What is Spastic Cerebral Palsy?

Spastic cerebral palsy is the most common form of cerebral palsy, according to multiple studies including figures from the Centers for Disease Control and Prevention. This type of cerebral palsy is characterized by difficulty moving limbs or maintaining control over muscles that affect a person’s posture. However, depending on the extent of the cerebral palsy, these mobility issues may manifest differently on a case-by-case basis.

Types of Spastic Cerebral Palsy

A child born with cerebral palsy may develop a variety of motor disabilities because of the neuromuscular damage associated with spastic cerebral palsy. These disabilities can take the following forms:

  • Spastic hemiplegia, which affects a lateral half of the body
  • Spastic monoplegia, which affects one limb
  • Spastic diplegia, which affects the lower half of the body
  • Spastic triplegia, which affects three limbs
  • Spastic quadriplegia, which affects all limbs

Spastic cerebral palsy does not necessarily indicate paralysis, but a child’s muscles may be caught in a state of contraction or inflexibility that makes movement too difficult or painful to actively maintain. For example, it may be possible for a child with spastic quadriplegia to attempt to walk, but the process may be too difficult for him or her to sustain this movement.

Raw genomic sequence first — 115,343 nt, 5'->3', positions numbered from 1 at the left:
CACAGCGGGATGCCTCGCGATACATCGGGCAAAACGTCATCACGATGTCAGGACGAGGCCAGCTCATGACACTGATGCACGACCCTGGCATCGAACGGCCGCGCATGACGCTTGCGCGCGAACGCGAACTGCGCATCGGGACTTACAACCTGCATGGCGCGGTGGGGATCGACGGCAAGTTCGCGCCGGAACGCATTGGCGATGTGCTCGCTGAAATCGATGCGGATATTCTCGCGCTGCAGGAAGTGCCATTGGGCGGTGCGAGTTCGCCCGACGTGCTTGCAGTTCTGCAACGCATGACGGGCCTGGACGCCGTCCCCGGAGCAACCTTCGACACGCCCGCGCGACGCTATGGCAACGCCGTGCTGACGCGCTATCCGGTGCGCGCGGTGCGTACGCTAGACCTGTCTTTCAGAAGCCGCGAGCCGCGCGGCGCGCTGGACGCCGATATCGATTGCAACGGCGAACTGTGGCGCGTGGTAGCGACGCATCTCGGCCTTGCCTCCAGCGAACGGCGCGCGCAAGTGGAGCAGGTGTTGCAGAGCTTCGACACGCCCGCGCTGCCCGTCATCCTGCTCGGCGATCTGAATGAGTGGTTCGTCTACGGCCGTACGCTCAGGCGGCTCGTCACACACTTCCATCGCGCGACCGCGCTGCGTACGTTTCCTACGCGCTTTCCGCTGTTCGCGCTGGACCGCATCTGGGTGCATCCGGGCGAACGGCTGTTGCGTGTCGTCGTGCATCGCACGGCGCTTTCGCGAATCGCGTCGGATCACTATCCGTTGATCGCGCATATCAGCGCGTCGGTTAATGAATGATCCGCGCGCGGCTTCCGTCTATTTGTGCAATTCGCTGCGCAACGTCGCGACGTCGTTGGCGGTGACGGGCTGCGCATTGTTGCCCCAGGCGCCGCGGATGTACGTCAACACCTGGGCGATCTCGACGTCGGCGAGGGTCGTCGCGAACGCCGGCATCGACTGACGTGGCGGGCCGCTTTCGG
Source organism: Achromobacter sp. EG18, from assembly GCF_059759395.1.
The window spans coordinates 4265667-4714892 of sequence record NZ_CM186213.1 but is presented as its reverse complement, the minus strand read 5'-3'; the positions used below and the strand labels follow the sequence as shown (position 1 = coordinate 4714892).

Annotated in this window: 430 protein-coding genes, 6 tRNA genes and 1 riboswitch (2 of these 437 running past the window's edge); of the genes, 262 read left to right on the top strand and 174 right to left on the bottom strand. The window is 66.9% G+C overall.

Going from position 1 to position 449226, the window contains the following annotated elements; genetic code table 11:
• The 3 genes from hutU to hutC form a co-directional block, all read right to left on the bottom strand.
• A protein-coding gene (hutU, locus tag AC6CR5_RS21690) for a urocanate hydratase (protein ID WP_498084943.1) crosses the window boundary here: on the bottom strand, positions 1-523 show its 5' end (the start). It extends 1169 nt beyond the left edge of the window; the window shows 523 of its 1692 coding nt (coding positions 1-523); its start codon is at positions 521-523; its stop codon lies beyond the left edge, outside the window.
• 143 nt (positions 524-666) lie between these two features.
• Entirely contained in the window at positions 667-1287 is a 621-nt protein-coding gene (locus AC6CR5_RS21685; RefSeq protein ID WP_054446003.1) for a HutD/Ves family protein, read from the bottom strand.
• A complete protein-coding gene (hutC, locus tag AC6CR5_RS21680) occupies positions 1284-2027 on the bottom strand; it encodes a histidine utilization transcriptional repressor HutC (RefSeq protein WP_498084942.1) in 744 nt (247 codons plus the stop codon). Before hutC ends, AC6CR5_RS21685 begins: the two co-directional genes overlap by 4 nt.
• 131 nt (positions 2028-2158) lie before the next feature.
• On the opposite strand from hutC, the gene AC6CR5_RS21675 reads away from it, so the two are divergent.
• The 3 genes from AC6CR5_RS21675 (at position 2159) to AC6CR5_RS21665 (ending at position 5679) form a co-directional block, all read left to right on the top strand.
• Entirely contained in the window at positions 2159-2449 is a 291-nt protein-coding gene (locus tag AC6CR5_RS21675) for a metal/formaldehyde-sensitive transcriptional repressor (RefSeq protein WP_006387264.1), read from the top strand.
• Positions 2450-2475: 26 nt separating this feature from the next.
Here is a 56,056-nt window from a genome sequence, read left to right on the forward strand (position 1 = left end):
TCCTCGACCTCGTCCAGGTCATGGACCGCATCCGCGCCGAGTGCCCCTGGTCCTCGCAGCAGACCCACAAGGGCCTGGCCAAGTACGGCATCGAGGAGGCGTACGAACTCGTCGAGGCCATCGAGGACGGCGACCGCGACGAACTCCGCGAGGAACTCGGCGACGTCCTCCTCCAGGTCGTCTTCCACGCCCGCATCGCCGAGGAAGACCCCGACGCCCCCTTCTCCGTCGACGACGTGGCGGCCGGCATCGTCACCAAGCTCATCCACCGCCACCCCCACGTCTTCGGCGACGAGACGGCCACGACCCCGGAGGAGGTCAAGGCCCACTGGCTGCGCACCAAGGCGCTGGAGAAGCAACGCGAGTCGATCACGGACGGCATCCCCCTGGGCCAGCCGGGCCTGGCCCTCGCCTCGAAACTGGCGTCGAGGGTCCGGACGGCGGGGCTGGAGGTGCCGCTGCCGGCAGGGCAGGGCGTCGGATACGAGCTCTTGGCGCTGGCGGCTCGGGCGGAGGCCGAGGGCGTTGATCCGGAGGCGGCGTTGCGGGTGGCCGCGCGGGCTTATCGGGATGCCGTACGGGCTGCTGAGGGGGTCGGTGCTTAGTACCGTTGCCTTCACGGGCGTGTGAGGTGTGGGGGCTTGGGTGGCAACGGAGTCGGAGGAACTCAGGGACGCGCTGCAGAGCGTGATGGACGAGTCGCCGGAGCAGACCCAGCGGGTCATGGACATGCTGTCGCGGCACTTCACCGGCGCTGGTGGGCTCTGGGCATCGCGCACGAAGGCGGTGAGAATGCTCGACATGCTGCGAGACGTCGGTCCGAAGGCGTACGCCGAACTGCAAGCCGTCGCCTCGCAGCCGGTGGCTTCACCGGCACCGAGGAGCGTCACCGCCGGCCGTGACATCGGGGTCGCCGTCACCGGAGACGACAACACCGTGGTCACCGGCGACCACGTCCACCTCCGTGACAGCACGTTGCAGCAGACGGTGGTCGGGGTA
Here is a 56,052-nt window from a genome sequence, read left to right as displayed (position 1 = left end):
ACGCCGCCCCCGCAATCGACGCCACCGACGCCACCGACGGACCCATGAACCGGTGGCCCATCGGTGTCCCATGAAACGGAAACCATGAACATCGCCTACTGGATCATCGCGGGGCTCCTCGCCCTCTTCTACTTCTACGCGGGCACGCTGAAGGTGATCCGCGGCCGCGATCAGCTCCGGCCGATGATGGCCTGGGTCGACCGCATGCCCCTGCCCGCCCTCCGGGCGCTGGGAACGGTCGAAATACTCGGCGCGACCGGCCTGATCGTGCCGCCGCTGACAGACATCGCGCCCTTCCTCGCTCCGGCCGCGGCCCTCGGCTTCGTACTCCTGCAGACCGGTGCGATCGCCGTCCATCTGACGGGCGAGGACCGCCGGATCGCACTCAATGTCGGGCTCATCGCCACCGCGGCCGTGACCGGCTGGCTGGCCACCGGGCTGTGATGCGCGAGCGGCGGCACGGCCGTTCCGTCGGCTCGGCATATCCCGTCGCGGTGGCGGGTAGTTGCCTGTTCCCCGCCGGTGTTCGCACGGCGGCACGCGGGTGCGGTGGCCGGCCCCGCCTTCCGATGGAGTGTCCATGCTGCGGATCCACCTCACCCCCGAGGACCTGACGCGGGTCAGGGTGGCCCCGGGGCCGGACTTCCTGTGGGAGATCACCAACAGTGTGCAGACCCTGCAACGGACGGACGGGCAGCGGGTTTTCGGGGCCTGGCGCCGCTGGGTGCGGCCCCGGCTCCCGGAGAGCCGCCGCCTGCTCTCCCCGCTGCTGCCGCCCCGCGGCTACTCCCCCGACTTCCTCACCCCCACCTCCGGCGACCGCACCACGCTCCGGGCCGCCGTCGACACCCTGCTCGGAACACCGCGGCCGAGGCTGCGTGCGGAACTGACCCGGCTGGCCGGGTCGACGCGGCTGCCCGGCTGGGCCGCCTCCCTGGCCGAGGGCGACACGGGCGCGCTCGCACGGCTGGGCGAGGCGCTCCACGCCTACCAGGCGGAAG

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If your child has developed cerebral palsy because of a doctor’s negligent care before, during, or after birth, there may be legal options available to help your family pursue compensation for your child’s disability needs. For a free consultation about the first steps towards fighting for compensation, contact a cerebral palsy birth injury lawyer from the Driscoll Firm today by calling (800) 305-9800.

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